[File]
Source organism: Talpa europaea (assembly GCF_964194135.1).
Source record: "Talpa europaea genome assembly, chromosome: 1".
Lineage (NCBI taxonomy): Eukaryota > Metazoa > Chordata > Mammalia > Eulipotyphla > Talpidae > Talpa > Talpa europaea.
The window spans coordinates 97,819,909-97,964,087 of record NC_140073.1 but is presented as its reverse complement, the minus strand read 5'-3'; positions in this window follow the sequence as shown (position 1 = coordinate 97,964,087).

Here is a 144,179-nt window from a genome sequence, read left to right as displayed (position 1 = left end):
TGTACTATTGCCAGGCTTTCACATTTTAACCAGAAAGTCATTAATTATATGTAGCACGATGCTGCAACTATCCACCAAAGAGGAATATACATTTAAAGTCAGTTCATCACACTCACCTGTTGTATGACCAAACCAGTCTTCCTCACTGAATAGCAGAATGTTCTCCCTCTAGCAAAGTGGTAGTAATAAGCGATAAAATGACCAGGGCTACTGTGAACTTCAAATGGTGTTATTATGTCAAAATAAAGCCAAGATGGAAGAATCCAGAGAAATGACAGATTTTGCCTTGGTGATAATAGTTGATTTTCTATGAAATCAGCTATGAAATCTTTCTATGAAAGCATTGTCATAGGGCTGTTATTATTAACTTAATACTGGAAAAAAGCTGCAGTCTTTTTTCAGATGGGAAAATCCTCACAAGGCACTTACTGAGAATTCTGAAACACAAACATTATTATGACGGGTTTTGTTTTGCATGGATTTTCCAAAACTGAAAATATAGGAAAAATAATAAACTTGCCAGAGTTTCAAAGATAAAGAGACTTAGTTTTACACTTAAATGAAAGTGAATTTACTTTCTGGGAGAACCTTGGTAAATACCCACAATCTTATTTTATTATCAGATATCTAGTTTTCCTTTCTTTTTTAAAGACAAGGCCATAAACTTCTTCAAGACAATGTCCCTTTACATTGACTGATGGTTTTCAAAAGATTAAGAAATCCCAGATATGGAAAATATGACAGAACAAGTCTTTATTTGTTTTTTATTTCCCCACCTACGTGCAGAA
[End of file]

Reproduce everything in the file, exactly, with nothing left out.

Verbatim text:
Source organism: Talpa europaea (assembly GCF_964194135.1).
Source record: "Talpa europaea genome assembly, chromosome: 1".
Lineage (NCBI taxonomy): Eukaryota > Metazoa > Chordata > Mammalia > Eulipotyphla > Talpidae > Talpa > Talpa europaea.
The window spans coordinates 97,819,909-97,964,087 of record NC_140073.1 but is presented as its reverse complement, the minus strand read 5'-3'; positions in this window follow the sequence as shown (position 1 = coordinate 97,964,087).

Here is a 144,179-nt window from a genome sequence, read left to right as displayed (position 1 = left end):
TGTACTATTGCCAGGCTTTCACATTTTAACCAGAAAGTCATTAATTATATGTAGCACGATGCTGCAACTATCCACCAAAGAGGAATATACATTTAAAGTCAGTTCATCACACTCACCTGTTGTATGACCAAACCAGTCTTCCTCACTGAATAGCAGAATGTTCTCCCTCTAGCAAAGTGGTAGTAATAAGCGATAAAATGACCAGGGCTACTGTGAACTTCAAATGGTGTTATTATGTCAAAATAAAGCCAAGATGGAAGAATCCAGAGAAATGACAGATTTTGCCTTGGTGATAATAGTTGATTTTCTATGAAATCAGCTATGAAATCTTTCTATGAAAGCATTGTCATAGGGCTGTTATTATTAACTTAATACTGGAAAAAAGCTGCAGTCTTTTTTCAGATGGGAAAATCCTCACAAGGCACTTACTGAGAATTCTGAAACACAAACATTATTATGACGGGTTTTGTTTTGCATGGATTTTCCAAAACTGAAAATATAGGAAAAATAATAAACTTGCCAGAGTTTCAAAGATAAAGAGACTTAGTTTTACACTTAAATGAAAGTGAATTTACTTTCTGGGAGAACCTTGGTAAATACCCACAATCTTATTTTATTATCAGATATCTAGTTTTCCTTTCTTTTTTAAAGACAAGGCCATAAACTTCTTCAAGACAATGTCCCTTTACATTGACTGATGGTTTTCAAAAGATTAAGAAATCCCAGATATGGAAAATATGACAGAACAAGTCTTTATTTGTTTTTTATTTCCCCACCTACGTGCAGAA